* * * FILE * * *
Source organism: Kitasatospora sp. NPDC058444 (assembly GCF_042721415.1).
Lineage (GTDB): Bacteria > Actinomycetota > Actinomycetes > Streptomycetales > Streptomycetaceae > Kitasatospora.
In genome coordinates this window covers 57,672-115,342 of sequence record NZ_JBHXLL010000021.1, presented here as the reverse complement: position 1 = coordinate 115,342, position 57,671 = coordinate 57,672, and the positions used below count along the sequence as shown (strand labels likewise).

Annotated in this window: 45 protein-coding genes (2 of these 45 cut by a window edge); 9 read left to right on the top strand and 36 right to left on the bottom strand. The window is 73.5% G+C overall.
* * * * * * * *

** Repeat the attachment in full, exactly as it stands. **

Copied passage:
Source organism: Kitasatospora sp. NPDC058444 (assembly GCF_042721415.1).
Lineage (GTDB): Bacteria > Actinomycetota > Actinomycetes > Streptomycetales > Streptomycetaceae > Kitasatospora.
In genome coordinates this window covers 57,672-115,342 of sequence record NZ_JBHXLL010000021.1, presented here as the reverse complement: position 1 = coordinate 115,342, position 57,671 = coordinate 57,672, and the positions used below count along the sequence as shown (strand labels likewise).

Annotated in this window: 45 protein-coding genes (2 of these 45 cut by a window edge); 9 read left to right on the top strand and 36 right to left on the bottom strand. The window is 73.5% G+C overall.